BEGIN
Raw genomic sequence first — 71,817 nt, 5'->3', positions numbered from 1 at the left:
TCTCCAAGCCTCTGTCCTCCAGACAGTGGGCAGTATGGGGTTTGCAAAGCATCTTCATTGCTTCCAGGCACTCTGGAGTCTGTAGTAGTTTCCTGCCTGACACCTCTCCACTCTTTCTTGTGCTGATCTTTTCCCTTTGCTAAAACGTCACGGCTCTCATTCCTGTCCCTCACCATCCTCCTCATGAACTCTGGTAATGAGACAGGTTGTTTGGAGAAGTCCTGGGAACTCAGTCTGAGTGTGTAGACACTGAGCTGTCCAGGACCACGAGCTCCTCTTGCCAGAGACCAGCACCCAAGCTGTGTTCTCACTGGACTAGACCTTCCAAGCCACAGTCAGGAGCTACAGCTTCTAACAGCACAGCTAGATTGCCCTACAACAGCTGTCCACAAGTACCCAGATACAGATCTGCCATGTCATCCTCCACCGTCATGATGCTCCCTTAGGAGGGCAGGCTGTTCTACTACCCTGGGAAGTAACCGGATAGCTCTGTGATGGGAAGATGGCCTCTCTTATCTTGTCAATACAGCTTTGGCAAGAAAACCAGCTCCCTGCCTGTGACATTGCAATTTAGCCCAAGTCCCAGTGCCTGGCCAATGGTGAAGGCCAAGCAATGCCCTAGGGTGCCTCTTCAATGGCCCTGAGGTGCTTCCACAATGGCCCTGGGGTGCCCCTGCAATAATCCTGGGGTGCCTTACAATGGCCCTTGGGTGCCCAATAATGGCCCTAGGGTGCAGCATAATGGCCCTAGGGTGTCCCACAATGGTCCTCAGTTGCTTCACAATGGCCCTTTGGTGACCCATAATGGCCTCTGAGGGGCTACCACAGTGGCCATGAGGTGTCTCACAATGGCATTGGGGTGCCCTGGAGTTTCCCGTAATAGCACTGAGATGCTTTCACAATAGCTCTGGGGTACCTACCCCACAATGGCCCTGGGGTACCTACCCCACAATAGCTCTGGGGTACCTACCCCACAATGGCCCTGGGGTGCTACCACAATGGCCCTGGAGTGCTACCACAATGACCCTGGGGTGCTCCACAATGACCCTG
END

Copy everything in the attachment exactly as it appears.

Raw genomic sequence first — 71,817 nt, 5'->3', positions numbered from 1 at the left:
TCTCCAAGCCTCTGTCCTCCAGACAGTGGGCAGTATGGGGTTTGCAAAGCATCTTCATTGCTTCCAGGCACTCTGGAGTCTGTAGTAGTTTCCTGCCTGACACCTCTCCACTCTTTCTTGTGCTGATCTTTTCCCTTTGCTAAAACGTCACGGCTCTCATTCCTGTCCCTCACCATCCTCCTCATGAACTCTGGTAATGAGACAGGTTGTTTGGAGAAGTCCTGGGAACTCAGTCTGAGTGTGTAGACACTGAGCTGTCCAGGACCACGAGCTCCTCTTGCCAGAGACCAGCACCCAAGCTGTGTTCTCACTGGACTAGACCTTCCAAGCCACAGTCAGGAGCTACAGCTTCTAACAGCACAGCTAGATTGCCCTACAACAGCTGTCCACAAGTACCCAGATACAGATCTGCCATGTCATCCTCCACCGTCATGATGCTCCCTTAGGAGGGCAGGCTGTTCTACTACCCTGGGAAGTAACCGGATAGCTCTGTGATGGGAAGATGGCCTCTCTTATCTTGTCAATACAGCTTTGGCAAGAAAACCAGCTCCCTGCCTGTGACATTGCAATTTAGCCCAAGTCCCAGTGCCTGGCCAATGGTGAAGGCCAAGCAATGCCCTAGGGTGCCTCTTCAATGGCCCTGAGGTGCTTCCACAATGGCCCTGGGGTGCCCCTGCAATAATCCTGGGGTGCCTTACAATGGCCCTTGGGTGCCCAATAATGGCCCTAGGGTGCAGCATAATGGCCCTAGGGTGTCCCACAATGGTCCTCAGTTGCTTCACAATGGCCCTTTGGTGACCCATAATGGCCTCTGAGGGGCTACCACAGTGGCCATGAGGTGTCTCACAATGGCATTGGGGTGCCCTGGAGTTTCCCGTAATAGCACTGAGATGCTTTCACAATAGCTCTGGGGTACCTACCCCACAATGGCCCTGGGGTACCTACCCCACAATAGCTCTGGGGTACCTACCCCACAATGGCCCTGGGGTGCTACCACAATGGCCCTGGAGTGCTACCACAATGACCCTGGGGTGCTCCACAATGACCCTG